The AMA supports this investment, however it has also stressed for the need to support medical practices with information technology capabilities, so that medical professionals can participate fully in the new e-Health environment.

Steven reiterates this position, saying that new procedures surrounding the changes to e-Health will mean significant investment in training for staff.

More change to come

A work plan for implementing the reforms is under development and (at the time of printing) was due for COAG agreement by 30 June 2010.

Brill predicts that details relating to many of the NHHN reforms, including how some of these changes will actually be implemented, will be clarified over the coming months in the lead up to the next election.

While many details are not currently clear, Brill says that she will “watch this space” with interest to ascertain the role that the AMA has to play in delivering these changes and in supporting its cohort of medical members.

Tony Steven, CEO Australian Medical Association Tasmania

I started with the AMA in Tasmania in March 2009, after 20 years in association management. Most recently I held a role as the CEO of the Council of Small Business of Australia and over the past twelve years I have also owned and run an association management company in Hobart called Association Offices.

My role is to guide the association out of a time in which membership has fallen and to implement procedures to ensure that it maintains a clear financial picture.

The biggest medical issues facing the medical profession today…

The main issue is ensuring the funding system is conducted in a way that ensures efficiencies – health can never completely be left to market forces. Consequently, there are often regulatory effects that impact disproportionally on the sector, and need to be adjusted so that people and the economy do not suffer.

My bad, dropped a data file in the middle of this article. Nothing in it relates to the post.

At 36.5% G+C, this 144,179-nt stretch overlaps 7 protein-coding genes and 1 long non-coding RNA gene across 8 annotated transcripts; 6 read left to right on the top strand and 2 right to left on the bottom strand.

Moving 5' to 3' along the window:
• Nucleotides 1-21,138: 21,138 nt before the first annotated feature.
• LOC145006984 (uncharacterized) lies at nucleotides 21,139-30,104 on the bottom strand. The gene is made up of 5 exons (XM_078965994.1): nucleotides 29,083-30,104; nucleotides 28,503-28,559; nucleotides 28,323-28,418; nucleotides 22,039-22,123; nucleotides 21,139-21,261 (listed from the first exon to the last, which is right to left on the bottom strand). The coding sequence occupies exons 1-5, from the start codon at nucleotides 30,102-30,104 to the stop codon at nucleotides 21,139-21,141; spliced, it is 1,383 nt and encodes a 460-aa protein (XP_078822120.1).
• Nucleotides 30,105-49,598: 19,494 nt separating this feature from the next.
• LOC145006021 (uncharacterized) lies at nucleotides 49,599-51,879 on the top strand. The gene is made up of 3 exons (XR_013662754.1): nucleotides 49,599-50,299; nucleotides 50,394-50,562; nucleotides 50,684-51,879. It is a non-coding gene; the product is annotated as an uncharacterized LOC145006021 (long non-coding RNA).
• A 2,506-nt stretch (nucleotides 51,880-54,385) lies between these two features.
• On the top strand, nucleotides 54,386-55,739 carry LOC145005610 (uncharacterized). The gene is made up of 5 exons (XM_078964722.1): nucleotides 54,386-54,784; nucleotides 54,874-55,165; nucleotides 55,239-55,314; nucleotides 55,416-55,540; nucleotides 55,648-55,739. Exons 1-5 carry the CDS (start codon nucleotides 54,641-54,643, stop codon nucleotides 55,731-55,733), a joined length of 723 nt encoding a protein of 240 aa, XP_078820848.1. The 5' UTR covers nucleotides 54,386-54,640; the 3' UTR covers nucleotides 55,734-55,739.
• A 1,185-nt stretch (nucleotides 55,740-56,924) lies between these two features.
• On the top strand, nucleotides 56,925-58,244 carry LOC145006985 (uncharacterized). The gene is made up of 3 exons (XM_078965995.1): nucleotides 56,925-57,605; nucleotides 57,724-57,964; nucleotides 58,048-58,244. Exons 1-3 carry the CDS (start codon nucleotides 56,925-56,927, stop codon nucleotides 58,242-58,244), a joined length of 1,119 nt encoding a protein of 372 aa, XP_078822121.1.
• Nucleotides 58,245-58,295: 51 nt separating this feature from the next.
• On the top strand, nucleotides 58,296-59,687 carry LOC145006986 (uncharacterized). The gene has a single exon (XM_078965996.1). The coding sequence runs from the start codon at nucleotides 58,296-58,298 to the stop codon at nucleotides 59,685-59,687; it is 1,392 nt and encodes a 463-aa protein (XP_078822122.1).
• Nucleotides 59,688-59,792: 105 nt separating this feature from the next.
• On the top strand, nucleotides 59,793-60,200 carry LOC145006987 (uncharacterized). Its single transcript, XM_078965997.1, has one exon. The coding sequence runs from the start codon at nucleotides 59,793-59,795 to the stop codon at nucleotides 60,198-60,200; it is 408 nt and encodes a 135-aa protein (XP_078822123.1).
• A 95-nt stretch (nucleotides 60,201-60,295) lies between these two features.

The benefits of working with the medical profession are…

The medical profession is a very complex area and the learning curve is very steep to start with.

The main attraction, however, is making a positive difference in the medical sector and working with evidence-based people.

Christine Brill, CEO Australian Medical Association ACT

I’ve been with the AMA ACT for a long time. I originally applied for the position because I enjoyed working with medical practitioners in a previous job and because I have an interest in politics. This position allows me to work with dedicated doctors within that medical-political framework.

My principal role is to develop and implement strategies to deliver the Board’s strategic objectives. These obviously cover a broad spectrum, and include:

  • Acting in the interests of the medical profession
  • Ensuring that the association is listened to for the benefit of patients
  • Influencing health policy development
  • Managing the association itself.

The biggest medical issues facing the medical profession today…

There are many issues and interesting challenges, including the cost of new medical technologies, an ageing community and ageing medical workforce.

I’ll just highlight the challenge of medical education and the growth in both medical schools and graduates.

This means that hospitals will face real challenges to provide funded training places. We cannot deny our new medical graduates access to good training in the first critical years after graduation, and we need to ensure that access to specialist training programs keeps up with the demand.

The benefits of working with the medical profession are…

For the most part, medical practitioners want to improve the health system for the benefit of the patients they treat.

The constant juggling of meeting patients’ needs and funding the system to provide for this creates an interesting and ever changing environment.